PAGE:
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In Current opinion in neurology

PURPOSE OF REVIEW : Increasingly, therapeutic strategy in multiple sclerosis (MS) is informed by imaging and laboratory biomarkers, in addition to traditional clinical factors. Here, we review aspects of monitoring the efficacy and risks of disease-modifying therapy (DMT) with both conventional and emerging MRI and laboratory measures.

RECENT FINDINGS : The adoption of consensus-driven, stable MRI acquisition protocols and artificial intelligence-based, quantitative image analysis is heralding an era of precision monitoring of DMT efficacy. New MRI measures of compartmentalized inflammation, neuro-degeneration and repair complement traditional metrics but require validation before use in individual patients. Laboratory markers of brain cellular injury, such as neurofilament light, are robust outcomes in DMT efficacy trials; their use in clinical practice is being refined. DMT-specific laboratory monitoring for safety is critical and may include lymphocytes, immunoglobulins, autoimmunity surveillance, John Cunningham virus serology and COVID-19 vaccination seroresponse.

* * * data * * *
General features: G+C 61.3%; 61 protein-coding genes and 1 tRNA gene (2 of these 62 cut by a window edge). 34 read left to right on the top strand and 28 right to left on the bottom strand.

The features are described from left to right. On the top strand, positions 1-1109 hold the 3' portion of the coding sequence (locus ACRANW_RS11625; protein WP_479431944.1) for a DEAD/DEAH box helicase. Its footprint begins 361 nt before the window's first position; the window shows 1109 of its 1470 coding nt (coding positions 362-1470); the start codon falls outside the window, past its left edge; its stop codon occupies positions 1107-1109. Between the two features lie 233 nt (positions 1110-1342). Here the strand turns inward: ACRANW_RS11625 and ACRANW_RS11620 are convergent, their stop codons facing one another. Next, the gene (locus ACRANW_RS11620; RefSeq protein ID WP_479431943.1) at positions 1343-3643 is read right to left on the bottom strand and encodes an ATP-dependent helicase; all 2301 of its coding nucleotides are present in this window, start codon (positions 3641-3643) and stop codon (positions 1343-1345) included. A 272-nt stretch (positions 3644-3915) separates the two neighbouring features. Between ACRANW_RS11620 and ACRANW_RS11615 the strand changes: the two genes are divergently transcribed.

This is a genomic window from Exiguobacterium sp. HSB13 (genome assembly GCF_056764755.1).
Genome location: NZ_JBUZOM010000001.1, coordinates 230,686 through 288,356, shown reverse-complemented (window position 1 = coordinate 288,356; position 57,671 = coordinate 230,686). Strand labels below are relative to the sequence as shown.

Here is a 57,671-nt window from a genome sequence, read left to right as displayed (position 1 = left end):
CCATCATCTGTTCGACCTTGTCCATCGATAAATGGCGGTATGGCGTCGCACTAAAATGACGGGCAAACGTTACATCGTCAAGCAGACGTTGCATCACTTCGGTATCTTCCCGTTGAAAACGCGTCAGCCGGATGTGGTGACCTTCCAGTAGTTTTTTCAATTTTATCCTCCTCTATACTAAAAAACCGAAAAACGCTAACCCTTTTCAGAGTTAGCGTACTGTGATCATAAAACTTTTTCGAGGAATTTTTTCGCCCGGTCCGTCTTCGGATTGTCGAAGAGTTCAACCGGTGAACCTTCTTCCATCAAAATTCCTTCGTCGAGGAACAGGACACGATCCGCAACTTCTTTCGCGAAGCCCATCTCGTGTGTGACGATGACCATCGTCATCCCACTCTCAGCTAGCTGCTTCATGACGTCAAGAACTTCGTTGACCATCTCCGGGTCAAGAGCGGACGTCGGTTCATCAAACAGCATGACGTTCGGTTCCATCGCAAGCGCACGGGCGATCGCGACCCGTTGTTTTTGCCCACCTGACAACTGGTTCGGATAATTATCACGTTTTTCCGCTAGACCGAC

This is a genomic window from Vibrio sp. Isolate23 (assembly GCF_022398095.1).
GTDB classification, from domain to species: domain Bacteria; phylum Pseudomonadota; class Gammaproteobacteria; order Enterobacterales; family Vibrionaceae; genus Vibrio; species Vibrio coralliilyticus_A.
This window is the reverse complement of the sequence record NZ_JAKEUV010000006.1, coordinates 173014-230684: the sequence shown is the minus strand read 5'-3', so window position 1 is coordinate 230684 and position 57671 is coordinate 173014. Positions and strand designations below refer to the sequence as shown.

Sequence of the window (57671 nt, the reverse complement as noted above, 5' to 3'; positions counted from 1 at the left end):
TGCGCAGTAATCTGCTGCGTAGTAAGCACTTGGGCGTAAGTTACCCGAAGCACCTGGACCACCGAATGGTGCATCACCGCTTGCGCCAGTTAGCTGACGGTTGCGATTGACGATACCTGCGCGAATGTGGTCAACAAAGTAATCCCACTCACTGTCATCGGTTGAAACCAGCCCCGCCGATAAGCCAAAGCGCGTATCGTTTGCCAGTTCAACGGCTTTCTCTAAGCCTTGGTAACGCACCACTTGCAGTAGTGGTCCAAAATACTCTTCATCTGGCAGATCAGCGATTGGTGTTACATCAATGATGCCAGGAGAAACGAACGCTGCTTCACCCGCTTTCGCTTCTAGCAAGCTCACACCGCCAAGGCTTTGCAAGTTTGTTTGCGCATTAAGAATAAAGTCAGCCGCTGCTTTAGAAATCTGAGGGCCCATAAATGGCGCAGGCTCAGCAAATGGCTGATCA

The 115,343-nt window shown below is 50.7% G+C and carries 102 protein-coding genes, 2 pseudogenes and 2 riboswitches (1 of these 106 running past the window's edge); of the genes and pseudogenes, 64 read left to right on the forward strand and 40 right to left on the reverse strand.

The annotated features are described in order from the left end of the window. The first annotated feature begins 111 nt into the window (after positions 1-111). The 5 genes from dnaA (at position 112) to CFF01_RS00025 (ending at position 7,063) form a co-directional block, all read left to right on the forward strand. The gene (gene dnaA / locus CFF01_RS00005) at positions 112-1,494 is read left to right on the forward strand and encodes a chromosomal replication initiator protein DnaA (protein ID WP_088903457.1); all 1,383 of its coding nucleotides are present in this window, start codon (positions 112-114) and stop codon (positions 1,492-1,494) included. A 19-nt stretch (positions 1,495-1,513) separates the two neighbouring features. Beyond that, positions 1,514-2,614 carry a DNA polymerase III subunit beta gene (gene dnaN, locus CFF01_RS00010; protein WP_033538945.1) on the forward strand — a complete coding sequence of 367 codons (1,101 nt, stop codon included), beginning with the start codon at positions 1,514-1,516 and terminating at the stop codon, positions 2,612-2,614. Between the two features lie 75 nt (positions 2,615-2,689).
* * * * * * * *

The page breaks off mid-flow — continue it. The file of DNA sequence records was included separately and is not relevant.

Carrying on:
SUMMARY : A biomarker-enhanced monitoring strategy has immediate clinical application, with growing evidence of long-term reductions in disability accrual when both clinically symptomatic and asymptomatic inflammatory activity is fully suppressed; and amelioration of the risks associated with therapy. Emerging MRI and blood-based measures will also become important tools for monitoring agents that target the innate immune system and promote neuro-repair.

Barnett Michael, Barnett Yael, Reddel Stephen